informed the industry that the agency would conduct inspections to 
ensure compliance with current rules. Those inspections began in 
December 1999. After publication of this notice, the FAA received 
several requests for interpretation of various provisions of the rules. 
We responded to these requests in a second notice of

[[Page 61068]]

enforcement policy \6\ published in the Federal Register in May 2001.
---------------------------------------------------------------------------

    \4\ 63 FR 37167; July 9, 1998.
    \5\ Flight Crewmember Flight Time Limitations and Rest 
Requirements notice of enforcement policy (64 FR 32176; June 15, 
1999).
    \6\ 66 FR 27548; May 17, 2001.
---------------------------------------------------------------------------

    Since 2001, the agency has undertaken other fatigue mitigation 
efforts. Among these efforts was the Part 125/135 Aviation Rulemaking 
Committee (ARC),\7\ which we convened in February 2003, to do a 
comprehensive regulatory review of 14 CFR parts 125 and 135. This 
review included rules on flight, duty, and rest. The ARC submitted its 
recommendations in September 2005. Also, in June 2008, we held an 
Aviation Fatigue Management Symposium \8\ that provided the industry 
with the latest information on fatigue science, mitigation, and 
management. Currently, the agency is developing an Advisory Circular on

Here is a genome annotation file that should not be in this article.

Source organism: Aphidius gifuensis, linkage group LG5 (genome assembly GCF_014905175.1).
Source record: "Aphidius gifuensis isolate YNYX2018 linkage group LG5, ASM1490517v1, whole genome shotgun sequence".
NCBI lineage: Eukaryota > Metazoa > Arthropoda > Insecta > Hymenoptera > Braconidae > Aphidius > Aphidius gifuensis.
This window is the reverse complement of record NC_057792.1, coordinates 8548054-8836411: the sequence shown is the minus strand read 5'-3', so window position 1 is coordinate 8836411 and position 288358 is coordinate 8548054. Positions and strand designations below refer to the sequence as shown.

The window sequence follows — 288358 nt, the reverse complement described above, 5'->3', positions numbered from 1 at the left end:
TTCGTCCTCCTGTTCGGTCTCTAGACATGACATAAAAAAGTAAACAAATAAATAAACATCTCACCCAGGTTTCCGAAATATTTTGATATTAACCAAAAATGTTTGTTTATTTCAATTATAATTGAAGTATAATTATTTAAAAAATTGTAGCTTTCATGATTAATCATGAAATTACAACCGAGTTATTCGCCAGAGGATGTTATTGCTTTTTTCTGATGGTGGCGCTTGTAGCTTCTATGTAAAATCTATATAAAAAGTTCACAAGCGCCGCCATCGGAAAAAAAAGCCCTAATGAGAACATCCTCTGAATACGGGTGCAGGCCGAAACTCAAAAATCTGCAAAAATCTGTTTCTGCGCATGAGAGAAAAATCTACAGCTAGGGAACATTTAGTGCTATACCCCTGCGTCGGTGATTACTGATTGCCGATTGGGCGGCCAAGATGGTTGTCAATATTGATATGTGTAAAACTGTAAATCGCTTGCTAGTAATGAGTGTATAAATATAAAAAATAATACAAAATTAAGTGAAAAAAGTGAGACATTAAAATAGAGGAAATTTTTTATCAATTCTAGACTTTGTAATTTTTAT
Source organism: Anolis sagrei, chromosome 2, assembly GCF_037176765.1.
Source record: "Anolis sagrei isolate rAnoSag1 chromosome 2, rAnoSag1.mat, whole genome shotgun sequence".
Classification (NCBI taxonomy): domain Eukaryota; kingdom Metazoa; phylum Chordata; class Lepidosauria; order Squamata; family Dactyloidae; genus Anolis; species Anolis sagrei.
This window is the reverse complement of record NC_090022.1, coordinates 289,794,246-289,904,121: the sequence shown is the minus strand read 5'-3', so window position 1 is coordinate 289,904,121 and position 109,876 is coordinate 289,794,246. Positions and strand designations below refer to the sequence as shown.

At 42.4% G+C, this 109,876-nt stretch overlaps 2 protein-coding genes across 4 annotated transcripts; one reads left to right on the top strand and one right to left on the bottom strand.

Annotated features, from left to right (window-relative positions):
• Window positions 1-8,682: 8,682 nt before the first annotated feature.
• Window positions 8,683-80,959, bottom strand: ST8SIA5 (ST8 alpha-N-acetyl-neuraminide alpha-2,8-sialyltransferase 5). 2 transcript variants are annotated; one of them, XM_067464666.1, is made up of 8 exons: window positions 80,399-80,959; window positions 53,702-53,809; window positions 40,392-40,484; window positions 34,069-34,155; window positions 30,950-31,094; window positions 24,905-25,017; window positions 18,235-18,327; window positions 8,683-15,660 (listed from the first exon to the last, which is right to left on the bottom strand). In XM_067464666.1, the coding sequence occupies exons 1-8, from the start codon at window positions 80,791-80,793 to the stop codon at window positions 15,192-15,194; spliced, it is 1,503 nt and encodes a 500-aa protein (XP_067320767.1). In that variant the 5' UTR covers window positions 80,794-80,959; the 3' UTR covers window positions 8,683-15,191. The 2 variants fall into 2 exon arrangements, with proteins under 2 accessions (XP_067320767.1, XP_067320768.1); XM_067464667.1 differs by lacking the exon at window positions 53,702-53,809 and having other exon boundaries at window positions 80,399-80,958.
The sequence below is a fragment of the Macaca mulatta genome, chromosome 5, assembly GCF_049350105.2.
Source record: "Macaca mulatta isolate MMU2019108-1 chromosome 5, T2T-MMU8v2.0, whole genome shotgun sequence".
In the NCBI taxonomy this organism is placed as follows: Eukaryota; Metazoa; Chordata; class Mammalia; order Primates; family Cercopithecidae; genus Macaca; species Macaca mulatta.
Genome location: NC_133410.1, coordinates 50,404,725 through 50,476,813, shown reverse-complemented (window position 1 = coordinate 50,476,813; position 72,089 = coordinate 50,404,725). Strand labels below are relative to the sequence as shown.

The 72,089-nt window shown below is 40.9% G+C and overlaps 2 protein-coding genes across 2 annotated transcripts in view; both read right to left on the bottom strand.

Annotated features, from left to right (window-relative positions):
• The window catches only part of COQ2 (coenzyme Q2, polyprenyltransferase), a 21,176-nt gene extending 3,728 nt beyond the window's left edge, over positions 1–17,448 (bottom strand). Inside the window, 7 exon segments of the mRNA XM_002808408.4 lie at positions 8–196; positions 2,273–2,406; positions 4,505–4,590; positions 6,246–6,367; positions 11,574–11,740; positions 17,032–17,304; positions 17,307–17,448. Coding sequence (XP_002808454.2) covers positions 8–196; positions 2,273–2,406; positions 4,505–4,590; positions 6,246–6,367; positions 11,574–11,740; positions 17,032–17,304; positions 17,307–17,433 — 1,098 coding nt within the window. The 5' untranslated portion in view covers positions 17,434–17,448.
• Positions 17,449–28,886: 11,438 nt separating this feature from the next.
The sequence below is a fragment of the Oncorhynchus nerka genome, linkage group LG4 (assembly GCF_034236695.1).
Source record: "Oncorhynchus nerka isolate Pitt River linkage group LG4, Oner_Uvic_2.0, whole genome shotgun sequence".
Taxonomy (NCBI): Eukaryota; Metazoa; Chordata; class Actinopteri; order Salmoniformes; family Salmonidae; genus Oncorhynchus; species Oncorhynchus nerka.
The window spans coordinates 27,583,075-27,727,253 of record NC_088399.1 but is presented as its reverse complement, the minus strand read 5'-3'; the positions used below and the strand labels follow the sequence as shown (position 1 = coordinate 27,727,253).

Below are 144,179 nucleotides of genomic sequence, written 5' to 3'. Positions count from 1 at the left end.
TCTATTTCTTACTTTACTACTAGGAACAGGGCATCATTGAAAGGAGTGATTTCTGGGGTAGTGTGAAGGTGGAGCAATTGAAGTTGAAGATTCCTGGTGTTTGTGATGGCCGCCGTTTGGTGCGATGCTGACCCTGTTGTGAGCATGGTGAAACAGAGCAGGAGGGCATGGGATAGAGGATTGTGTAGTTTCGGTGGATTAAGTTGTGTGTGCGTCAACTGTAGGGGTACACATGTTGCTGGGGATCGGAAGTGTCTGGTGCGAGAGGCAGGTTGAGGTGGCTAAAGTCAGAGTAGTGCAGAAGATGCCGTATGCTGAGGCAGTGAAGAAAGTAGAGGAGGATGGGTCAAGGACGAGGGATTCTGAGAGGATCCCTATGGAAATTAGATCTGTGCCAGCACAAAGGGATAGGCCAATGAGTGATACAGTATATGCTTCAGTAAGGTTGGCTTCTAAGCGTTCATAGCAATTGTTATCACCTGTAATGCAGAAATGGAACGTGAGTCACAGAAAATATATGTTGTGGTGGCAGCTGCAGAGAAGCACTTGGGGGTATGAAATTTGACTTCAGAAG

fatigue that incorporates information from the Symposium. Additionally, 
in June 2009, the FAA chartered the Flight and Duty Time Limitations 
and Rest Requirements ARC \9\ comprised of labor, industry, and FAA 
representatives to develop recommendations for an FAA rule based on 
current fatigue science and a thorough review of international 
approaches to the issue.
---------------------------------------------------------------------------

    \7\ 68 FR 5488; February 3, 2003 (See also 67 FR 42323; July 17, 
2003).
    \8\ See www.faa.gov/about/office%5Forg/headquarters%5Foffices/avs/offices/afs/afs200/ for the Symposium proceedings.
    \9\ See http://www.faa.gov/about/office%5Forg/headquarters%5Foffices/avs/offices/afs/afs200/ for the ARC Charter.
---------------------------------------------------------------------------

Reason for Withdrawal

    The FAA is withdrawing the 1995 Flight Crewmember Duty Period 
Limitations, Flight Time Limitations and Rest Requirements NPRM because 
it is outdated and because it raised many significant issues that the 
agency needed to consider before proceeding with a final rule. Instead 
of adopting the provisions of the 1995 NPRM, the FAA intends to develop 
a new NPRM later this year that considers the Flight and Duty Time 
Limitations and Rest Requirements ARC recommendations, scientific 
research, NTSB recommendations on fatigue and flight duty time, and the 
recommendations of the Part 125/135 ARC.

Conclusion

    The FAA is withdrawing the December 1995 NPRM for the reasons 
stated in this notice and will issue a new proposed rule to address 
flight, duty, and rest. We will provide the opportunity for comment on 
the new rulemaking through the NPRM process.

    Issued in Washington, DC, on November 17, 2009.
Chester D. Dalbey,
Deputy Director, Flight Standards Service.
[FR Doc. E9-28054 Filed 11-20-09; 8:45 am]
BILLING CODE 4910-13-P